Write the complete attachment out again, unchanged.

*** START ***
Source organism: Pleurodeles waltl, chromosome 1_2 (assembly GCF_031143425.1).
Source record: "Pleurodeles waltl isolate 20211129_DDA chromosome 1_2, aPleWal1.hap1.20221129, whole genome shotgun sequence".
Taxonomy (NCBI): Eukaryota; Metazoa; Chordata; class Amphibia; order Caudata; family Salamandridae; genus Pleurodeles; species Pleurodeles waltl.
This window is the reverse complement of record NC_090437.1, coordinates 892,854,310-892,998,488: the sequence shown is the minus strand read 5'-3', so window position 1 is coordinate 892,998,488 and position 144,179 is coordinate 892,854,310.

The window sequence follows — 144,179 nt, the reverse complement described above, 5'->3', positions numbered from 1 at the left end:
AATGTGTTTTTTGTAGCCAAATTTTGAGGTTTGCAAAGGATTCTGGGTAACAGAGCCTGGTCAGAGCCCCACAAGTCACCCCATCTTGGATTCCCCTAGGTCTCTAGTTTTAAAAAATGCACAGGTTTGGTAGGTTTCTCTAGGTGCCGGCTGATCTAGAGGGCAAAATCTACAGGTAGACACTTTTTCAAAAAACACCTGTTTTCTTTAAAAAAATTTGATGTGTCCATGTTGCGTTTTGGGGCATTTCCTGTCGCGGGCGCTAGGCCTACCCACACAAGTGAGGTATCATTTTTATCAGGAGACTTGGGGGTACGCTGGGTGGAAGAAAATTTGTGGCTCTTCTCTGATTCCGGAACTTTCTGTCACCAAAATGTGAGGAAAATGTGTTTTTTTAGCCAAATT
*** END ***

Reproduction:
Source organism: Pleurodeles waltl, chromosome 1_2 (assembly GCF_031143425.1).
Source record: "Pleurodeles waltl isolate 20211129_DDA chromosome 1_2, aPleWal1.hap1.20221129, whole genome shotgun sequence".
Taxonomy (NCBI): Eukaryota; Metazoa; Chordata; class Amphibia; order Caudata; family Salamandridae; genus Pleurodeles; species Pleurodeles waltl.
This window is the reverse complement of record NC_090437.1, coordinates 892,854,310-892,998,488: the sequence shown is the minus strand read 5'-3', so window position 1 is coordinate 892,998,488 and position 144,179 is coordinate 892,854,310.

The window sequence follows — 144,179 nt, the reverse complement described above, 5'->3', positions numbered from 1 at the left end:
AATGTGTTTTTTGTAGCCAAATTTTGAGGTTTGCAAAGGATTCTGGGTAACAGAGCCTGGTCAGAGCCCCACAAGTCACCCCATCTTGGATTCCCCTAGGTCTCTAGTTTTAAAAAATGCACAGGTTTGGTAGGTTTCTCTAGGTGCCGGCTGATCTAGAGGGCAAAATCTACAGGTAGACACTTTTTCAAAAAACACCTGTTTTCTTTAAAAAAATTTGATGTGTCCATGTTGCGTTTTGGGGCATTTCCTGTCGCGGGCGCTAGGCCTACCCACACAAGTGAGGTATCATTTTTATCAGGAGACTTGGGGGTACGCTGGGTGGAAGAAAATTTGTGGCTCTTCTCTGATTCCGGAACTTTCTGTCACCAAAATGTGAGGAAAATGTGTTTTTTTAGCCAAATT